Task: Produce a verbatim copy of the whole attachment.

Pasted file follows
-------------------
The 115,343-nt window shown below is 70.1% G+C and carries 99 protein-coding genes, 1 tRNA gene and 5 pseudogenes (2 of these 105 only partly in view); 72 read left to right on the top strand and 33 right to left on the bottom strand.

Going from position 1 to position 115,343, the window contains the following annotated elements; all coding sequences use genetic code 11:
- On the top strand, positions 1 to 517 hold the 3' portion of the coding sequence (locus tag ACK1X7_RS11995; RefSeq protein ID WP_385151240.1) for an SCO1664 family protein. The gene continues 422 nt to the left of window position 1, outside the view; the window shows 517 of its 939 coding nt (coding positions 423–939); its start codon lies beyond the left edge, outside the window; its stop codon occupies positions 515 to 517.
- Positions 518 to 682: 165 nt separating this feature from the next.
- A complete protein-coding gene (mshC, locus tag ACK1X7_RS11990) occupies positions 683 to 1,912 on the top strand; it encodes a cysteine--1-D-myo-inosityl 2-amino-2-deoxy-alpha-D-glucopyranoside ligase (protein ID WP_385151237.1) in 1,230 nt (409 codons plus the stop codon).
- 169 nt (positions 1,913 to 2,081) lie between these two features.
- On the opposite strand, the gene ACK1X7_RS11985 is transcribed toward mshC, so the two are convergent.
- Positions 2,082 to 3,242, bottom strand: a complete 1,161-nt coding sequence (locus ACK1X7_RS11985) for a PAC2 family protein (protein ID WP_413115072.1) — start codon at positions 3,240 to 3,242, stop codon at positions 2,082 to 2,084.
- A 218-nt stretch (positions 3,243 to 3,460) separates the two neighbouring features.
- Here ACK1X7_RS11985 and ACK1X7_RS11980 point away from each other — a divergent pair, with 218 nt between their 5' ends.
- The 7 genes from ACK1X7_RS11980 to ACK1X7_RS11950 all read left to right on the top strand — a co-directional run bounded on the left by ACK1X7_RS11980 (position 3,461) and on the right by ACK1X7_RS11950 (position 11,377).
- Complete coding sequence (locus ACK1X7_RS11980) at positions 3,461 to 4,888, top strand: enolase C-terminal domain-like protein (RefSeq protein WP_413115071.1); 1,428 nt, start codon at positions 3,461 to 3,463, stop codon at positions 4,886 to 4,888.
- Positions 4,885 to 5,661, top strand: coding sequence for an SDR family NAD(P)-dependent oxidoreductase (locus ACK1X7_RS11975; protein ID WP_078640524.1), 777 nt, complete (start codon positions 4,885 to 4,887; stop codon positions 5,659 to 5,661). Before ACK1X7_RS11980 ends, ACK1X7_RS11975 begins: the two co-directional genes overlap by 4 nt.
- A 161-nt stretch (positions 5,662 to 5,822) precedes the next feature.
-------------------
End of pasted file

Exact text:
The 115,343-nt window shown below is 70.1% G+C and carries 99 protein-coding genes, 1 tRNA gene and 5 pseudogenes (2 of these 105 only partly in view); 72 read left to right on the top strand and 33 right to left on the bottom strand.

Going from position 1 to position 115,343, the window contains the following annotated elements; all coding sequences use genetic code 11:
- On the top strand, positions 1 to 517 hold the 3' portion of the coding sequence (locus tag ACK1X7_RS11995; RefSeq protein ID WP_385151240.1) for an SCO1664 family protein. The gene continues 422 nt to the left of window position 1, outside the view; the window shows 517 of its 939 coding nt (coding positions 423–939); its start codon lies beyond the left edge, outside the window; its stop codon occupies positions 515 to 517.
- Positions 518 to 682: 165 nt separating this feature from the next.
- A complete protein-coding gene (mshC, locus tag ACK1X7_RS11990) occupies positions 683 to 1,912 on the top strand; it encodes a cysteine--1-D-myo-inosityl 2-amino-2-deoxy-alpha-D-glucopyranoside ligase (protein ID WP_385151237.1) in 1,230 nt (409 codons plus the stop codon).
- 169 nt (positions 1,913 to 2,081) lie between these two features.
- On the opposite strand, the gene ACK1X7_RS11985 is transcribed toward mshC, so the two are convergent.
- Positions 2,082 to 3,242, bottom strand: a complete 1,161-nt coding sequence (locus ACK1X7_RS11985) for a PAC2 family protein (protein ID WP_413115072.1) — start codon at positions 3,240 to 3,242, stop codon at positions 2,082 to 2,084.
- A 218-nt stretch (positions 3,243 to 3,460) separates the two neighbouring features.
- Here ACK1X7_RS11985 and ACK1X7_RS11980 point away from each other — a divergent pair, with 218 nt between their 5' ends.
- The 7 genes from ACK1X7_RS11980 to ACK1X7_RS11950 all read left to right on the top strand — a co-directional run bounded on the left by ACK1X7_RS11980 (position 3,461) and on the right by ACK1X7_RS11950 (position 11,377).
- Complete coding sequence (locus ACK1X7_RS11980) at positions 3,461 to 4,888, top strand: enolase C-terminal domain-like protein (RefSeq protein WP_413115071.1); 1,428 nt, start codon at positions 3,461 to 3,463, stop codon at positions 4,886 to 4,888.
- Positions 4,885 to 5,661, top strand: coding sequence for an SDR family NAD(P)-dependent oxidoreductase (locus ACK1X7_RS11975; protein ID WP_078640524.1), 777 nt, complete (start codon positions 4,885 to 4,887; stop codon positions 5,659 to 5,661). Before ACK1X7_RS11980 ends, ACK1X7_RS11975 begins: the two co-directional genes overlap by 4 nt.
- A 161-nt stretch (positions 5,662 to 5,822) precedes the next feature.